The healthy relationship series hosted in November was the first of five series. The series focused on learning about the foundations of healthy relationship, understanding healthy boundaries, and exploring unhealthy relationships. This introductory conversation begins to identify intergenerational patterns in relationships.

The healthy relationship course covered the following topics: healthy relationships and building a foundation, intimacy and knowing your voice,

Healthy Relationships & Building Foundation: This session opened the series by identifying what healthy relationships are and are not with the use of various criteria.  The foundation of a relationship was identified as being significant to its progress and success or failure.  Some elements of a healthy foundation include having a strong support system (the inner circle) whose love is unconditional, having an adequate outer circle of friends, peers, and acquaintances,  having well-established boundaries, and lastly, routinely caring for self in a way that focuses on self-reflection, management of emotions, and developing awareness.  Though the listed criteria is not universal, the message was about becoming familiar with the various factors that are included in creating an adequate foundation to promote the best relationships.  Another area that was examined was trauma and attachment.  Together the group examined the different attachment styles and how early childhood attachment manifests in adult relationships.  Further, the impact of trauma on relationships was explored as well as the types of trauma.  This topic piqued the interest of attendees and the group was temporarily divided into smaller teams to continue the discussion.  Peoples’ beliefs about relationships come from different sources like culture, gender roles, and societal norms among others.  The group discussed how relationships are influenced by culture, gender, and sexual identity.  In addition, this session covered ways to enhance one’s own relationship and develop and use healthy communication while comparing g mainstream beliefs about relationships.

Intimacy & Knowing Your Voice: In this week of healthy relationships the group explored themes of intimacy and having a voice.  Everyone’s right to be safe in relationships and to make use of boundaries was emphasized.  Some types of boundaries the group spoke about include emotional, sexual, material, financial, and physical.  In keeping with the theme of knowing your voice, each person’s right and responsibility to ask for what they need was explained.  To emphasize this, a list of criteria for affirming needs in relationships was shared including mutual respect, trust, and honesty.  Trauma and how it relates to attachment styles were covered previously.  This week trauma was discussed based on how it can impact the way individuals think, feel, behave, and respond to minor and major life events.  Presenting different scenarios generated discussion about conflict management in relationships followed by sharing information about affirmative consent.  At the end of this session, the team gave attendees an assignment to assess their needs in their relationships and to determine how they would work through communicating their needs.

Unpacking patterns in relationships & intergenerational trauma: Affirmative consent was reintroduced during this session.  Affirmative consent explains how consent can be given, that silence does not mean consent, and that the definition of consent does not vary.  The plan for this week’s session was to show how healthy relationship patterns are developed from childhood when children form attachment styles based upon those early experiences and responses (or the lack thereof) from parents/caregivers.  The group then considered intergenerational patterns which look at how trauma is passed down.  Using discussion generated from a given scenario the group examined the impact of trauma on a child which is further developed and replicated through behavior and perception.  The group then identifies any themes that show up as fear of abandonment and/or inability to accept love.  The reality of intergenerational patterns is considered as trauma can be transferred through family systems, race, culture, and/or identity.  At this point, the group directly addressed questions of patterns observed in their own families and/or themes that have occurred in themselves or their families. To conclude the session the presentation focused on how patterns that do not serve individuals can be interrupted/changed.  Patterns like intimate partner violence and substance abuse can be stopped.  The group discussed actions to take towards breaking the cycle and disrupting patterns between one’s past, present, and future.  Some steps include increasing awareness; exploring one’s emotions; repairing patterns by addressing shame, fear, and guilt; understanding the conflict and resulting emotional impact, and re-establishing healthy behaviors which can then lead to healthy relationships.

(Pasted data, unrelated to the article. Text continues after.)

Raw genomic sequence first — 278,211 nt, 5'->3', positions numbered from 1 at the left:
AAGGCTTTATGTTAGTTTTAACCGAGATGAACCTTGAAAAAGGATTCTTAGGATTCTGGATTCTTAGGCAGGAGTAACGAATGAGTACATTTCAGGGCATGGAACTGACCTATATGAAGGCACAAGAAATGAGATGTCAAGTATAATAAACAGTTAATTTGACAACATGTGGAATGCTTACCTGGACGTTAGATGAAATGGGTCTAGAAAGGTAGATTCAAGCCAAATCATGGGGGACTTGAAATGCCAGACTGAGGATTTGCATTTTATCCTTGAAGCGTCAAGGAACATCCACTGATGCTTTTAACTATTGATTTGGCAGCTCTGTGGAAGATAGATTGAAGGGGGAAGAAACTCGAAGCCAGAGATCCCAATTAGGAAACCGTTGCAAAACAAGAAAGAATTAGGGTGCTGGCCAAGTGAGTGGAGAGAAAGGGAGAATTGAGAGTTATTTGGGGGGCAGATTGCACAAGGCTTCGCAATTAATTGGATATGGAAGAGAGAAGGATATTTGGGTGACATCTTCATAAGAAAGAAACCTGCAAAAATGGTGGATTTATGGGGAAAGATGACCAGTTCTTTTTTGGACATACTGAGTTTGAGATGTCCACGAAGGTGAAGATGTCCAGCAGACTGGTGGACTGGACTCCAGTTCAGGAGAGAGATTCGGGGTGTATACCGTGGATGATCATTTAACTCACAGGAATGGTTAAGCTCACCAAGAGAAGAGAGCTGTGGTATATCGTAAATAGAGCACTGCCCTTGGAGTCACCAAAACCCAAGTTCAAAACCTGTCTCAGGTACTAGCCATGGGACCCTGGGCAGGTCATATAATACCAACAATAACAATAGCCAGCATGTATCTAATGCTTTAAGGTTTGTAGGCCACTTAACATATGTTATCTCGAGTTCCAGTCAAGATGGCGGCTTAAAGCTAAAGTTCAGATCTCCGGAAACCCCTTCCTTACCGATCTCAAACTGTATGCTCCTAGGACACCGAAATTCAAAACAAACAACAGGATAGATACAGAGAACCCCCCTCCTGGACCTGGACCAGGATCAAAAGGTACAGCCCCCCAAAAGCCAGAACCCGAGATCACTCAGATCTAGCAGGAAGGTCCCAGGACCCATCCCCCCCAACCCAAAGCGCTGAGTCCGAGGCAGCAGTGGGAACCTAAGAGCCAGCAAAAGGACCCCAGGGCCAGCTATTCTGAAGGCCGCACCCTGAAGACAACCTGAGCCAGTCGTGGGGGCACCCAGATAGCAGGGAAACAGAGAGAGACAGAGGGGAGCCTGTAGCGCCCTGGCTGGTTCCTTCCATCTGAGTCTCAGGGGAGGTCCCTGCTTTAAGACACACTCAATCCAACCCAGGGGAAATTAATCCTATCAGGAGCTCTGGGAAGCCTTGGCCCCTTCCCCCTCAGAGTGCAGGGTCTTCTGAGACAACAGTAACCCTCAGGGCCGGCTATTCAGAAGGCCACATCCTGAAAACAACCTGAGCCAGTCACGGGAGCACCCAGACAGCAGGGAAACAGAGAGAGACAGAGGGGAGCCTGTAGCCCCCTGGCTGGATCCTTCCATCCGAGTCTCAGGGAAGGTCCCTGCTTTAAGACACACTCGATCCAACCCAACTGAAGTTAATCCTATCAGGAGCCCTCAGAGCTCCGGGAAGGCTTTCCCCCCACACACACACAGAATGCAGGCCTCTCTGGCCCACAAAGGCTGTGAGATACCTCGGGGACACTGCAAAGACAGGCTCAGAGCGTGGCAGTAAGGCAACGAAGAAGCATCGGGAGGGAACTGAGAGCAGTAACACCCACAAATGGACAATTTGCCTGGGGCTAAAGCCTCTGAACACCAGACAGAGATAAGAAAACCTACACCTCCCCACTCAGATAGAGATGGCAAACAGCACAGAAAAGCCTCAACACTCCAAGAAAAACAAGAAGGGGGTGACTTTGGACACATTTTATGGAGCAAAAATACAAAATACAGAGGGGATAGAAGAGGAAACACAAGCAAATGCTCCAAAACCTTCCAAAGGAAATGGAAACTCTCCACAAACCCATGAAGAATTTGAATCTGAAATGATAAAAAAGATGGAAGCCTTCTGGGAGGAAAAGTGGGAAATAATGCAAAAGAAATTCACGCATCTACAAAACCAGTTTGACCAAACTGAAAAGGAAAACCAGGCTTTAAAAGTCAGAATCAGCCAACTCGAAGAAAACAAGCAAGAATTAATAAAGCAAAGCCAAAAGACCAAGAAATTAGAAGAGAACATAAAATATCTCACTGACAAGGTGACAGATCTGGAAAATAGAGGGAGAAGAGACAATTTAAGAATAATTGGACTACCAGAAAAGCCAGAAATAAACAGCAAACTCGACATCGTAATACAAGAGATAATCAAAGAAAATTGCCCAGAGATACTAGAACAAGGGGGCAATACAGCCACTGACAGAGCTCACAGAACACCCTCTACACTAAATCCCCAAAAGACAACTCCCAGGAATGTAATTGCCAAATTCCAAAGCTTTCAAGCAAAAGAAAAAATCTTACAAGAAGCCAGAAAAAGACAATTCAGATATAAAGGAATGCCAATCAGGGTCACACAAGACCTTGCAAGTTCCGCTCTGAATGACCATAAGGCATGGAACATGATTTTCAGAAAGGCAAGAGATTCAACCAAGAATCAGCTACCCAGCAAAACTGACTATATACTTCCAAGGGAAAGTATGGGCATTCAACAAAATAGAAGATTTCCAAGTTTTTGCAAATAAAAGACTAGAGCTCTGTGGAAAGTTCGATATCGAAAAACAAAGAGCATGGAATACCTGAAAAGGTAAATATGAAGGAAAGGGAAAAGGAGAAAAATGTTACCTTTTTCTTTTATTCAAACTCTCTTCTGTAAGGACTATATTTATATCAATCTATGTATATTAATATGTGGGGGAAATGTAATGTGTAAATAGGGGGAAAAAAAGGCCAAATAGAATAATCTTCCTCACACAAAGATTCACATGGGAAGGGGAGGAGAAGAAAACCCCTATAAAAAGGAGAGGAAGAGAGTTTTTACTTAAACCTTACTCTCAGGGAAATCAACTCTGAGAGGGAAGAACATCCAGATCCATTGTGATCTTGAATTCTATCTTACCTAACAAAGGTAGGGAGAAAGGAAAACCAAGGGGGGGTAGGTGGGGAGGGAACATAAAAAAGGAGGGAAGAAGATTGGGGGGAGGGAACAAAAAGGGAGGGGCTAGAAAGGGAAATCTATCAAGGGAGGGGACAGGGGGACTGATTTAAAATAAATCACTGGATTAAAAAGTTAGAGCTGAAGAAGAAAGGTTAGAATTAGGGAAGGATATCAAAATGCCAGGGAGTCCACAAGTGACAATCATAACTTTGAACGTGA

Featuring Guest host: Ms. Elizabeth Evans presented on unhealthy relationships and intimate partner violence.  Ms. Evans explained that abuse occurs on a spectrum.  I.e., some people do not worry until the signals are undeniable.  It also means that the violence is not always physical and can be what she calls ‘silent violence’.  A key message from Ms. Evans’ talk is to ‘listen to your gut; heed your intuition’ because there is meaning to the signals from one’s intuition.  A recommended movie from Ms. Evans is called ‘Maid’.  Adapted from Stephanie Land's bestselling 2019 memoir, it follows a young mother, Alex (Margaret Qualley), as she scrabbles to save herself and her daughter, Maddy, two, from a crushing cycle of domestic abuse.